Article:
For Susan and Alan Fish, their world was irrevocably changed on Oct. 10, 2017, when their 22-year-old son Jackson died by suicide. In the months since, they've been able to lean on others who have lost children to suicide in part through the Ross County Suicide Prevention Coalition, a resource they're helping to bring to their hometown in Waverly.
"Chillicothe, Waverly, you've got such a tight knit small community where people know each other, and maybe that's bad because everybody knows what you do, but it's good because everyone cares,"We've had a lot of outpouring from family and friends. It's been comforting and it's been very nice."
Jack, as most called him, was just 8 when he had his first brain surgery due to cancerous tumors. By time he graduated from Waverly High School, he'd had a second brain surgery in addition to rounds of radiation treatment and a gamma knife procedure.
Although finally cancer free, Jack's vision had been impacted to the point he couldn't get a driver's license. He was well over 6-feet tall, but he looked much younger because his hypothalamic–pituitary–adrenal axis didn't work properly.
"When he'd go out with us to have a beer he'd get carded. It was hard to get girls when you look 12," Susan said.
But people liked Jack - his sweet smile, his big heart. He loved kids, animals, and computers.
Not wanting to be "cancer boy" anymore, Susan said Jack worked to reinvent himself at Marshall University. He was a founding father of Marshall's chapter of the Kappa Sigma fraternity, but he left after a few years and went to Shawnee State for a semester.
Once he returned home, Jack worked at Kroger, he tried learn how to whittle, bought a violin - was flitting from thing to thing looking for something to grab his interest.
"He was just kind of drifting," Alan said.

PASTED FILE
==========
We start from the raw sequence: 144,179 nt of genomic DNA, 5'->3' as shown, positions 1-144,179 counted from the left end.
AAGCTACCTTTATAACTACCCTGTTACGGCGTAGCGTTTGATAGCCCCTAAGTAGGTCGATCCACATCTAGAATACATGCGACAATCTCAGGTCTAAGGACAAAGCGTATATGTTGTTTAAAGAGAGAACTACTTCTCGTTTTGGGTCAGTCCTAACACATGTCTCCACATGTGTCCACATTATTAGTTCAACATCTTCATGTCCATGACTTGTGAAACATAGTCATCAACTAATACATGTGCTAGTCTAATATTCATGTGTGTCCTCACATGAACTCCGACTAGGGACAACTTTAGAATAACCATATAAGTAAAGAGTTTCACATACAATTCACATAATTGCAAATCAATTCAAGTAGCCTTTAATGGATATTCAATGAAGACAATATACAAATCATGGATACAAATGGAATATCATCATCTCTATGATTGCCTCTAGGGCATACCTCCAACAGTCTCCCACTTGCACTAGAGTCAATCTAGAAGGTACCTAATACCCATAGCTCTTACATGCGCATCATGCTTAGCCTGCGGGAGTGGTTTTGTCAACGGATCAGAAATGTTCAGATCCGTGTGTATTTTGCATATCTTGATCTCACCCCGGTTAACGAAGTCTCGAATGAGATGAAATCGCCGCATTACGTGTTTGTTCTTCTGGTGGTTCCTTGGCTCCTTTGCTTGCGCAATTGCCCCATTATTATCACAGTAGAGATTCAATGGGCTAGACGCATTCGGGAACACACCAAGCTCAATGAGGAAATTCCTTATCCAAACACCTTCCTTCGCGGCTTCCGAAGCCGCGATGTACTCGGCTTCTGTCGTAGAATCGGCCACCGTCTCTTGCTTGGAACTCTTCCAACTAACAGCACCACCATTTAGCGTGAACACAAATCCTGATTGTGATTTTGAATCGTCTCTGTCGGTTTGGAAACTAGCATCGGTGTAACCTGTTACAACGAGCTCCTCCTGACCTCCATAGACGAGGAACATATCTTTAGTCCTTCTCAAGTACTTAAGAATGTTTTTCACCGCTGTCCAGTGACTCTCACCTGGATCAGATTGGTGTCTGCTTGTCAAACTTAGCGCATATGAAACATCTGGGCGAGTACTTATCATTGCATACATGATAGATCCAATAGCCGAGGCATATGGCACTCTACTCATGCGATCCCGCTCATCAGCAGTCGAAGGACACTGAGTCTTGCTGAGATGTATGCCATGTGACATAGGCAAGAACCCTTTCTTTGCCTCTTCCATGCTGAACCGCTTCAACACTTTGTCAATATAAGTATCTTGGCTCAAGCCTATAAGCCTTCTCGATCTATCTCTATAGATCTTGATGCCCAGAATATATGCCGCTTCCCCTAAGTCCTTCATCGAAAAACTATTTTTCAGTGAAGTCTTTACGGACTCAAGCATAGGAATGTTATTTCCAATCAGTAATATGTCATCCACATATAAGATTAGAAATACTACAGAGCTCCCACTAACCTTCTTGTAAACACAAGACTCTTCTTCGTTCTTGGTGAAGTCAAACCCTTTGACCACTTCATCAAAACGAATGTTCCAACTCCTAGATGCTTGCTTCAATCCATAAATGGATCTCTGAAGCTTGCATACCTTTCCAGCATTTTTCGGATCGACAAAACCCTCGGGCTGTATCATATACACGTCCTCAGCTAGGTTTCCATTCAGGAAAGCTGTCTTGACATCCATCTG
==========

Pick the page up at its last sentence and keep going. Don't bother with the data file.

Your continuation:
"You could tell he wasn't happy," Susan added. "He wasn't happy with where his life was going, and he didn't seem like he knew how to get out of that hole."
Oct. 10, 2017, was the 14th anniversary of his first brain surgery and the day when Jack completed suicide. Studies in recent years have shown indications that survivors of childhood cancer are at a higher risk of suicidal thoughts than the general population.
"Hindsight is always 20/20, but I think now I'd have been a little pushier because I did notice (something)," Susan said. "He used to come and hang out with us and we would have friends over and he'd come out and he'd hang with us and he just didn't do that anymore. He was spending more and more time by himself, more and more time on the computer ... Now looking back, yea, he was pulling away. He was isolating himself."
Out of the shadows
After Jack died, his parents and younger sister Natalie began searching for an outlet for their grief.
"We were looking for something, if you can make anything good out of losing your son," Susan said.
With the help of friends and family and the First National Bank of Waverly, they were able to renovate the playground area at the V.A. Memorial Stadium where Jack had spent so much time due to his love of the Chillicothe Paints. He'd been a bat boy for the team, participated in programs they had, and worked for them off-and-on until he was 21, so it seemed a fitting place to remember him.
Jackson Conner Fish, aged 22, born July 2, 1995, son of Alan and Susan Fish, and brother of Natalie Fish (and special friend Riley Cannon), died Tuesday, October 10, 2017 at home. He was a 2013 graduate of Waverly High School and the Verne Riffe CTC, where he studied computer technology. He attended Marshall University, where he was a founding father of the Kappa Sigma fraternity, and Shawnee State University. He was a member of the Grace United Methodist Church of Waverly.
Jack is the grandson of Anthony and Judy Fish of Waverly, and Peggy Hedges of Mt. Olivet, Kentucky.
Jack was preceded in death by his grandfather, Dan Hedges.
Jack is also survived by his uncle, John (Lana) Fish of Ross County, Ohio, aunts, Elizabeth (Jack) McPherson of Sevierville, Tennessee, Catherine (Matthew) Fish-Robinson of Amsterdam, and Rebecca (Marvin) Schalch of Mt. Olivet, Kentucky. Jack was employed at the Kroger in Waverly.
Jack's smile will be missed by all who knew him. He overcame four brain tumors, and was tumor free at last. He loved his video games, dogs and his new kittens. He was very loved and will be missed.
A memorial service will be held at a later date at the family's convenience.www.boyerfuneral.com
Published in the Chillicothe Gazette on Oct. 13, 2017